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Unformatted text preview: IE 170 Final Examination Practice Problems Dr. T.K. Ralphs 1. (from David Eppstein, UC Irvine) Suppose you are implementing a spreadsheet program in which you must maintain a grid of cells. Some cells contain values, while other cells contain formulas that depend on other values. After the user enters a new formula into a given cell or updates an already-existing formula, the spreadsheet program must first determine whether there are any circular dependencies , meaning a sequence of calculations that all depend on each other in a circular fashion. For example, if the expression in cell E1 depends on the value in cell C5 and the expression in cell C5 depends on the value in cell D3, then the expression in cell D3 is not allowed to depend on the value in cell E1. If a circular dependency exists, then the program must notify the user of the error and prompt for a correction. After it has been determined that there are no more circular dependencies, the program must then recalculate the values in the spreadsheet. In order to do this, the program must determine (1) which values may have changed and (2) in what order the changed values need to be recalculated. Implementing the spreadsheet requires a data structure for storing the spreadsheet in memory and one for storing the dependencies. In addition, we might have a separate file format for storing the spreadsheet on disk when not in use. The data structure for the spreadsheet itself is used to store the contents of each cell, including the formula for computing the value in the cell (if there is one) and the value itself. The data structure for the dependencies is used to look for circular dependencies and determine the order of calculation during an update. (Actually, there is a way to link these two data structures into one, but we will consider them separately). (a) Describe two alternative data structures for storing the spreadsheet in memory while it is being edited and discuss the advantages and disadvantages of each. Hint: Consider the time-space tradeoff. For each data structure, consider both the time required to look up the contents of a cell and the space required to store the spreadsheet. (b) Suppose the spreadsheet user is editing a particular cell. State an algorithm that either (1) determines all cells that must be recalculated after a change to the cell being edited or (2) detects a circular dependency. Determine the running time of the algorithm. Hint: You may want to construct a graph. If so, please state explicitly how the graph is constructed. (c) Assuming no circular dependencies exist, state an algorithm for determining the order in which the cell values should be recalculated and analyze its running time....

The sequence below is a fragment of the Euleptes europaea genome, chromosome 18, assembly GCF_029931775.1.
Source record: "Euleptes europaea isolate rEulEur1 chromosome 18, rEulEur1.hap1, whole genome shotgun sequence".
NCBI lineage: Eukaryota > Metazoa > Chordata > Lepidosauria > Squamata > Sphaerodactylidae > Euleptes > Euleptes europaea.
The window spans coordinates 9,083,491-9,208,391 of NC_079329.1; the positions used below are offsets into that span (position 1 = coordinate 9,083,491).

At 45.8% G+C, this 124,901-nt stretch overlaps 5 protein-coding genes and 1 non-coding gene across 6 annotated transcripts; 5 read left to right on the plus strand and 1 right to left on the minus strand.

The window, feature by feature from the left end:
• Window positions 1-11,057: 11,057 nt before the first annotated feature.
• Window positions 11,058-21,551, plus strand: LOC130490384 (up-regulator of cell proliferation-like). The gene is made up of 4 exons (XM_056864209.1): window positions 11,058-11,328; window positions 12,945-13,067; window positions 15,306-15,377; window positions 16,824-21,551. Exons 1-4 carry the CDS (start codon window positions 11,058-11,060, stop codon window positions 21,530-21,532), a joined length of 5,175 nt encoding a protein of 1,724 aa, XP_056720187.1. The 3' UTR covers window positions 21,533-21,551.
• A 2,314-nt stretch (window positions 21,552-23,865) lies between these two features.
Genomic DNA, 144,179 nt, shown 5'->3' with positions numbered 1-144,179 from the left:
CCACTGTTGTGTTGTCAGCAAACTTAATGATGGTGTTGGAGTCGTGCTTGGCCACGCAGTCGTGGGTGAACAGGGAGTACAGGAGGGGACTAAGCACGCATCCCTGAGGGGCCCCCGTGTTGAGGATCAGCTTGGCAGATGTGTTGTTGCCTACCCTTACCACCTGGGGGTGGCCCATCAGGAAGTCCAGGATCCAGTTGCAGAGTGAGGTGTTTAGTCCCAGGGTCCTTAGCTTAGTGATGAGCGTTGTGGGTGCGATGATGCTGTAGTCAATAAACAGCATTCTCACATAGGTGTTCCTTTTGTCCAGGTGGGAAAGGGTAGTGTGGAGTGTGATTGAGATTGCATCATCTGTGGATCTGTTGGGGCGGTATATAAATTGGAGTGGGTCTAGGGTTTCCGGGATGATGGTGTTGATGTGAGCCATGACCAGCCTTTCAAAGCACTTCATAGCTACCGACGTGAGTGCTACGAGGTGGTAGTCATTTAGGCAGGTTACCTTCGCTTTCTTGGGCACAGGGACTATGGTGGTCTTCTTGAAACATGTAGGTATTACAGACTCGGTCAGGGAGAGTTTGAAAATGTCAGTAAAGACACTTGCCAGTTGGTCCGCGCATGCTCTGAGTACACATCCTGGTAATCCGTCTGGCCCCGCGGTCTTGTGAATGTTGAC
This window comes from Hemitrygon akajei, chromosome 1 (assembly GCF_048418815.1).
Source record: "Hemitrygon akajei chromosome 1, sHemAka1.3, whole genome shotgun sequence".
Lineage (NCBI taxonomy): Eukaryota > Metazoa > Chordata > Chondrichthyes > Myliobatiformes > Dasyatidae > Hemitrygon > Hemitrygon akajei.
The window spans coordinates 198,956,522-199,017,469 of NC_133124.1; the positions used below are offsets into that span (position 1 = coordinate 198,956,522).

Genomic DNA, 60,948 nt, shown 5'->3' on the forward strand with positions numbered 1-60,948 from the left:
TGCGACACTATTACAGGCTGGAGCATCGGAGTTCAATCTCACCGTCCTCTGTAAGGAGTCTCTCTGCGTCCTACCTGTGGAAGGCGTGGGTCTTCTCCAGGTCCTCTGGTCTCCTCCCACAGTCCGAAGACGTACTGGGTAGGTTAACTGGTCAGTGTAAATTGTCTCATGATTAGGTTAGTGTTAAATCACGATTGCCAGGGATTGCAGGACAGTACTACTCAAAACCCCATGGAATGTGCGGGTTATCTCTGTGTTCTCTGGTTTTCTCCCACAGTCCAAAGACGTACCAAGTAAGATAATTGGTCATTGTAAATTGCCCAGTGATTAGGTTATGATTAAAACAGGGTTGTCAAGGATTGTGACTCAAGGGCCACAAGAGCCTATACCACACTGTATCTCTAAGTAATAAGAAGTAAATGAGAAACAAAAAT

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This note was uploaded on 02/29/2008 for the course IE 170 taught by Professor Ralphs during the Spring '07 term at Lehigh University .
- Spring '07